The redwoods are a true elder community. Their roots are connected underground and above ground they frequently support each other with massive ingrown limbs.

    They alsosupport a network of rare and endangered small species that are born on the tree and spend their entire life on that one tree.

    The trees depend on fog for 90% of their water needs. It cannot possibly be pumped 200 ft.in the trunk. They truly are amazing miracles and gifts. 

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    On Oct 5, 2021 Patrick wrote:
    Trees of course have no sense of human gender, some even carry the "male" and "female" together both physically and spiritually. We have given our trees names for the purpose of conversing with them, but again, gender looses its meaning when conversing with trees. Why even giant Aidan, the 300+\- year old Oak is certainly a "mother tree" having nurtured both humans and animal neighbors for three centuries.

    }:- a.m.
    anonemoose monk

    1 reply: J | Post Your Reply
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    On Oct 2, 2021 David Doane wrote:
    If elders is defined as those having "lifelong wisdom, knowledge, and teaching," then elders are very likely to provide a valuable connecting and nurturing role,being of great benefit to everyone. I very much listen to and respect such elders. It's too bad our society doesn't produce more of them. It's fairly recently that I became aware of an ecology beneath the visible nodes, and now I see that there is one ecology that is beneath all life and includes all life. What helps me be a nourishing elder is life experience and learning from it, years of learning from elders past and present, being open, getting old, caring, healthy detachment, and wanting to make a positive contribution to the ecology network of which I am a part.

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    On Oct 1, 2021 Jagdish P Dave wrote:
    I like the difference between oldindividualsand elders as shown by the author Suzzane Simard. As the author says not all individual are elders nor all elders are old. The marking sign of an elder is wisdom, not just knowledge. People may have knowledge but not wisdom. Wisdom grows like a Mother Tree connecting, nurturingand protecting the young plants. As an elderly and old member of the family and my community I help the young members of my family and the community at large when they need guidance from me. My heart gets richer when I help, guide and nurture those who need help and support. As I was growing up I needed help, support, empathyand emotional nurturingin my life. I was blessed to have some elderly folks in my life to provide guidance, empathy, love, and nurturing. The elderly people provided shade and support I needed to survive and flourish. They taught me by theirliving example how I can go through the thick and thin in my life. They were my great teachersand they have l... [View Full Comment] I like the difference between oldindividualsand elders as shown by the author Suzzane Simard. As the author says not all individual are elders nor all elders are old. The marking sign of an elder is wisdom, not just knowledge. People may have knowledge but not wisdom. Wisdom grows like a Mother Tree connecting, nurturingand protecting the young plants. As an elderly and old member of the family and my community I help the young members of my family and the community at large when they need guidance from me. My heart gets richer when I help, guide and nurture those who need help and support.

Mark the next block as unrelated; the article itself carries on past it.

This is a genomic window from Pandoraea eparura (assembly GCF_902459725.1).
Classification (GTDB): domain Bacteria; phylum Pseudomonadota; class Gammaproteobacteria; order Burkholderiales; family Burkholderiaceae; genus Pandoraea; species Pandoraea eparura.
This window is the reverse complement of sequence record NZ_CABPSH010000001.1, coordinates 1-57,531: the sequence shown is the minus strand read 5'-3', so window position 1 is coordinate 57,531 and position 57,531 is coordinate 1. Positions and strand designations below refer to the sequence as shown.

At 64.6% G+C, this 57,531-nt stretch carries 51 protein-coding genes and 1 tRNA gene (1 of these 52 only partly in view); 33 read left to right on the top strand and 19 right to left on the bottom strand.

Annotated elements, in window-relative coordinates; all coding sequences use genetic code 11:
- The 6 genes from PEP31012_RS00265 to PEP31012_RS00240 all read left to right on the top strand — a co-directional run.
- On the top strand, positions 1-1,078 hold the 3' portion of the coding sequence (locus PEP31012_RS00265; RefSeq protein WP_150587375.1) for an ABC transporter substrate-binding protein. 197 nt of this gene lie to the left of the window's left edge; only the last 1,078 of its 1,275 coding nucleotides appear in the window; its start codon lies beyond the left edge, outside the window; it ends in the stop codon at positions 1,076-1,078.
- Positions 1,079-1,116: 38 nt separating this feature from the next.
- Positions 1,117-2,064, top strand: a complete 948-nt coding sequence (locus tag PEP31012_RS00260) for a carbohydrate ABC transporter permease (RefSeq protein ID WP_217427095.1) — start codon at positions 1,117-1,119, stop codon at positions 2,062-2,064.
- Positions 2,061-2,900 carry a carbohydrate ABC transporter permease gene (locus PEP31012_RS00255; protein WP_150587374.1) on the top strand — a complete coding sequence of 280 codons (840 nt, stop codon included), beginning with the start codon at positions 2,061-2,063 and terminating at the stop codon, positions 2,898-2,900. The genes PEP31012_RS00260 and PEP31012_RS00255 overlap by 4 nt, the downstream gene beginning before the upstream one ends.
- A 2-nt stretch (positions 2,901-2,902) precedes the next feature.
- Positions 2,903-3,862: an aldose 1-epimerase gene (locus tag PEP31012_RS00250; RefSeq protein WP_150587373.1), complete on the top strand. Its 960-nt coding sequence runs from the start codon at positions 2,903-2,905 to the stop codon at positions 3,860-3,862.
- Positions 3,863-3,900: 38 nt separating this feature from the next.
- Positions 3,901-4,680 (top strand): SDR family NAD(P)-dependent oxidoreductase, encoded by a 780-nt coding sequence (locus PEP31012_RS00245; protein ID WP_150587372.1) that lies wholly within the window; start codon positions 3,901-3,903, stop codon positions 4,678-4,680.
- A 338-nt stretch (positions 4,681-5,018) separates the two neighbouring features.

As I was growing up I needed help, support, empathyand emotional nurturingin my life. I was blessed to have some elderly folks in my life to provide guidance, empathy, love, and nurturing. The elderly people provided shade and support I needed to survive and flourish. They taught me by theirliving example how I can go through the thick and thin in my life. They were my great teachersand they have laid the foundation of living wisely. I am very grateful to them.

    My experiencehas the been a great teacherfor me. Only conceptual knowledge is not enough. Deep knowledge comes from living the knowledge, by practicing and wisely applying that knowledge to real life situations.It is organicteaching and organic learning. I have learned thatit is not how long we live but how well we live that matters.
    Namaste!
    Jagdish P Dave



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    1 reply: Aj | Post Your Reply